Some of the most popular apps on the Mac are definitely text editing apps. These apps allow you to create texts that can be as simple as common notes or as complex as entire novels.
However, while text editing applications on the Mac tend to take the spotlight when it comes to working with text, there are other kinds of apps and utilities that, while smaller and lesser known, can be just as useful for anyone who does even some marginal amount of work with text on their Macs.
Let’s take a look at the few of these tools that I find not only to be great, but essential in my day-to-day workflow.
By far my favorite on this list, ClipMenu has proven to be simply indispensable for me over the years. Even better, the app is completely free and will install in seconds. In short, ClipMenu is a very simple clipboard utility that allows you to manage your clipboard history in a very fast and efficient way.
This might not sound like much, but this focus on a single task is what makes ClipMenu so powerful and useful when working with text.
Once you install the app, you can adjust several of its settings, including the kind and number of items it will hold from your clipboard. You can also adjust the time the app will take to show up after you summon it, the different shortcuts you can use it with and more.
Once everything is setup correctly, all you have to do is press a shortcut to summon ClipMenu and you will be able to navigate across you most recent clipboard history.
ClipMenu is not limited to text though, it will also store entire PDFs, images, tables and virtually anything that you can copy to your clipboard. In addition to that, the app is also extremely keyboard friendly, allowing you to operate it without having to reach out to your mouse to do it, which is an essential feature for anyone who, like me, doesn’t like to interrupt their writing flow.
Overall, definitely an essential app to work with text that will save you a lot of time and headaches.
If you are a fan of working with text on your iOS devices, then you will be glad to know that our next little app, PopClip ($2.99 on the Mac App Store), draws its inspiration heavily from Apple’s tablets and smartphones’ text selection menus and interfaces.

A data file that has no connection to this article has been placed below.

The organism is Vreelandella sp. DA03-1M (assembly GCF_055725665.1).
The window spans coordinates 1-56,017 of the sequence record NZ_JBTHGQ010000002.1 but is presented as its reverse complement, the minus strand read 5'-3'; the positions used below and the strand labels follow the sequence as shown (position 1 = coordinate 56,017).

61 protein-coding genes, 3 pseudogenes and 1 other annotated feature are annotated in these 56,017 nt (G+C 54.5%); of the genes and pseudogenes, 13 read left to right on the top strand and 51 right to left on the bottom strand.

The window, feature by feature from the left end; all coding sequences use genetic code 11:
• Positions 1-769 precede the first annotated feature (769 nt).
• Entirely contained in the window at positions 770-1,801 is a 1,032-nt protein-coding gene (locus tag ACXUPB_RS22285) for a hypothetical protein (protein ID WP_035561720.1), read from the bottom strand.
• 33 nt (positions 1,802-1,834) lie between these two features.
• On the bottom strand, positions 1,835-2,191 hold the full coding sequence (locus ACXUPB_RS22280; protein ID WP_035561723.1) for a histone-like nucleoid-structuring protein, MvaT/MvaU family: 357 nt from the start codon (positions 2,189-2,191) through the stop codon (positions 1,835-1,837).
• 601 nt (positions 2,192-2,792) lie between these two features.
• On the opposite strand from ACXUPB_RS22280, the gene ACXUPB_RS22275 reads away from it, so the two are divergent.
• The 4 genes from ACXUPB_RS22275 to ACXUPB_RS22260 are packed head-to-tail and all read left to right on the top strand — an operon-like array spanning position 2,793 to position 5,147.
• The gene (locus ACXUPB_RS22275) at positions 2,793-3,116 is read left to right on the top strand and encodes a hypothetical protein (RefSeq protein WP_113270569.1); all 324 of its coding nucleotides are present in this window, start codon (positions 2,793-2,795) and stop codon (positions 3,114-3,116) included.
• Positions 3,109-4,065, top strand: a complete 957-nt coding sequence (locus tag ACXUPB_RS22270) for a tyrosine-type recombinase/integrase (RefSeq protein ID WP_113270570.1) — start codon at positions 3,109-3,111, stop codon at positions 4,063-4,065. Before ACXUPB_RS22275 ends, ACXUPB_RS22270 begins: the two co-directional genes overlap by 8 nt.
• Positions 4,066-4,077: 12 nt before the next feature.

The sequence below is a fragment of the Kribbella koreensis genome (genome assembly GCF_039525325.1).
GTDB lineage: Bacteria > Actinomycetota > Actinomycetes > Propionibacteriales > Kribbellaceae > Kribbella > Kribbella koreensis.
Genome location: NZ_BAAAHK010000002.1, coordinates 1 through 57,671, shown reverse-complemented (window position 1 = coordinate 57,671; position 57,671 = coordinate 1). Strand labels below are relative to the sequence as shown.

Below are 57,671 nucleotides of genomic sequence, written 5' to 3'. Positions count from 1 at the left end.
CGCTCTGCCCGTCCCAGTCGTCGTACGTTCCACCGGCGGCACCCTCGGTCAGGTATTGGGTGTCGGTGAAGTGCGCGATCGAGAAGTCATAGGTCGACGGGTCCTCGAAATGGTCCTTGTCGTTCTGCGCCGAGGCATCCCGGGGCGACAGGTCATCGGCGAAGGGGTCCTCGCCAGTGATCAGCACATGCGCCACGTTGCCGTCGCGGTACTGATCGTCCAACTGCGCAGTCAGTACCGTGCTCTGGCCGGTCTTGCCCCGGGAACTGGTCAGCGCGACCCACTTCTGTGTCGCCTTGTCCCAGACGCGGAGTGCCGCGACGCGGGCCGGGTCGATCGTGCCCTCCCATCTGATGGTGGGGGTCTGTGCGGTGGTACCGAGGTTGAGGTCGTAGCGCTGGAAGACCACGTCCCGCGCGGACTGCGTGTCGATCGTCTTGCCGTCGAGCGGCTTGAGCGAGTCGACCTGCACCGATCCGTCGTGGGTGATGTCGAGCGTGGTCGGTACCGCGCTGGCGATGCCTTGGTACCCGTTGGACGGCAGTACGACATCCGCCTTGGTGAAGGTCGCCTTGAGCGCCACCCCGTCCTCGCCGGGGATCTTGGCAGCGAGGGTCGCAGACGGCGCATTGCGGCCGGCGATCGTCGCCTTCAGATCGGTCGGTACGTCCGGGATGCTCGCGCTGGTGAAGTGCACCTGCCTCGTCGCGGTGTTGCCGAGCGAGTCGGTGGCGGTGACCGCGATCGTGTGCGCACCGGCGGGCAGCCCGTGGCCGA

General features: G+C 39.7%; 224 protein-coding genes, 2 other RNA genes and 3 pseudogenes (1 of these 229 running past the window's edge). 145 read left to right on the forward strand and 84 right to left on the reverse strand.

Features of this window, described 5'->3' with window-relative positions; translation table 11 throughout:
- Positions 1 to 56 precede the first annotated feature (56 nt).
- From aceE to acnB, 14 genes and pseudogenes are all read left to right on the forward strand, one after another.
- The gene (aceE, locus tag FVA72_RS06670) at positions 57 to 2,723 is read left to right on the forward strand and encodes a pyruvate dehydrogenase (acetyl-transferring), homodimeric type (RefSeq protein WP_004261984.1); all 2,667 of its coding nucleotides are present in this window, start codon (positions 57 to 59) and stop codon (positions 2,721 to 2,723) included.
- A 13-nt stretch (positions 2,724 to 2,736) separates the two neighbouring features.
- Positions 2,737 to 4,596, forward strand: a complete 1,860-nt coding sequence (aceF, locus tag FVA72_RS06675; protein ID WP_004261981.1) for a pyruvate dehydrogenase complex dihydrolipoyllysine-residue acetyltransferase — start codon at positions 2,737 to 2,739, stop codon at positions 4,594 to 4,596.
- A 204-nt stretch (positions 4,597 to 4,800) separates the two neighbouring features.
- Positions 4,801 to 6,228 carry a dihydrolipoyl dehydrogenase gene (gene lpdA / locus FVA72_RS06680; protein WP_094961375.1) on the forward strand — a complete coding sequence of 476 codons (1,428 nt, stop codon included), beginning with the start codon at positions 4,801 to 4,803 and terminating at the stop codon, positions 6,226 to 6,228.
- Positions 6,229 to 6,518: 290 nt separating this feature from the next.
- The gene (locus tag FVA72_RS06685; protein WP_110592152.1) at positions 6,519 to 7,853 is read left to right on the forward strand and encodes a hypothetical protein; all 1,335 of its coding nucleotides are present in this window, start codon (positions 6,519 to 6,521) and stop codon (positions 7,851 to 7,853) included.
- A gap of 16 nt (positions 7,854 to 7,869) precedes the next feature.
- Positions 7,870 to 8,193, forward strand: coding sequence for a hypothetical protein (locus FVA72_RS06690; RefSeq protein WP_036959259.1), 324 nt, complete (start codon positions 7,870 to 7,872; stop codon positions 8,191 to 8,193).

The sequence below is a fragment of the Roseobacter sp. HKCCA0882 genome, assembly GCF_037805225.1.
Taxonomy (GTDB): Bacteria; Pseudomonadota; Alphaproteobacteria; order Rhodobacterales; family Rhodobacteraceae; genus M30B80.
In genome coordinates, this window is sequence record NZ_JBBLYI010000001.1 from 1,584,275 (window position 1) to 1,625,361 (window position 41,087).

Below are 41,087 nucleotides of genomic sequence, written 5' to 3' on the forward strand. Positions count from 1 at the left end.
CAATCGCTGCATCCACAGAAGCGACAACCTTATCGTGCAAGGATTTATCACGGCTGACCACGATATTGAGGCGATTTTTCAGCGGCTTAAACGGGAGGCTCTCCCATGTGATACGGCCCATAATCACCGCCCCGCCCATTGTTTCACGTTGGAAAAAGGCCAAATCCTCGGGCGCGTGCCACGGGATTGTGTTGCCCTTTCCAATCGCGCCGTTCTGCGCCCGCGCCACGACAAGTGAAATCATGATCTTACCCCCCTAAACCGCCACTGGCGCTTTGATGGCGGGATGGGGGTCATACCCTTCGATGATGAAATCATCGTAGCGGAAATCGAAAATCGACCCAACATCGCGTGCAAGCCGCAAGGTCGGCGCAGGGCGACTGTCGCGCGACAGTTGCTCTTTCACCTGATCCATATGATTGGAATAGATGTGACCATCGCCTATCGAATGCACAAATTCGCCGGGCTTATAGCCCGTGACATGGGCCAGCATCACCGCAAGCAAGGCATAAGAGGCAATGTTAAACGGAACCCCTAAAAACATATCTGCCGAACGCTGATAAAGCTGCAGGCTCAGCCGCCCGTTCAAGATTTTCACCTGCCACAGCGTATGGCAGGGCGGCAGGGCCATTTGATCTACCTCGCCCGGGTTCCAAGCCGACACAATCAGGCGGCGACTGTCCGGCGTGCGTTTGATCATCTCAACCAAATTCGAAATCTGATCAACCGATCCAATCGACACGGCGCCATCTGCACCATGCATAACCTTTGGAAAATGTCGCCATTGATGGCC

Right after installing it and adjusting some of its settings, you can start using PopClip simply by selecting any text snippet with your mouse. Once you do, the app will display a small popover menu with a series of commands you can choose from.
What makes PopClip truly stand out though is that not only these commands can be customized, but can also be expanded thanks to PopClip accepting “extensions”, which are like plugins that instantly broaden the app’s capabilities.
Using these, you can go from the simple, default commands like Search and Open link to more complex ones like Paste without Format for example.
If there is one gripe I have with PopClip, it is that it doesn’t support the Mac’s keyboard easily. There are workarounds to address this of course, but they are quite complex and far from perfect.
Aptly named Text Tools, this free utility is also one of the best aids for anyone who works with serious amounts of text on their Macs. Once downloaded and installed, the app creates a sub-menu that shows up whenever your right click on a document.
Right from there, you can see that Text Tools is quite powerful, allowing you to customize your fonts, use rulers, create side notes, add tables, links, lists and more. Text Tools does not offer much on the customization department though, although I am guessing few will need even more than what the app already offers.
If you do any work with text on your Mac, there is no excuse for you not to try these useful tools. Two of them are free and the other one is extremely cheap, and all of them provide you with some very nice, specific features that will really (trust me) change the way you work with text on your Mac for the better.
The above article may contain affiliate links which help support Guiding Tech. However, it does not affect our editorial integrity. The content remains unbiased and authentic.
One of the ways to reduce the size of an outgoing #email is by inserting a hyperlink instead of attaching a file. The hyperlink can redirect email recipients to a location with the file. Here's how it works.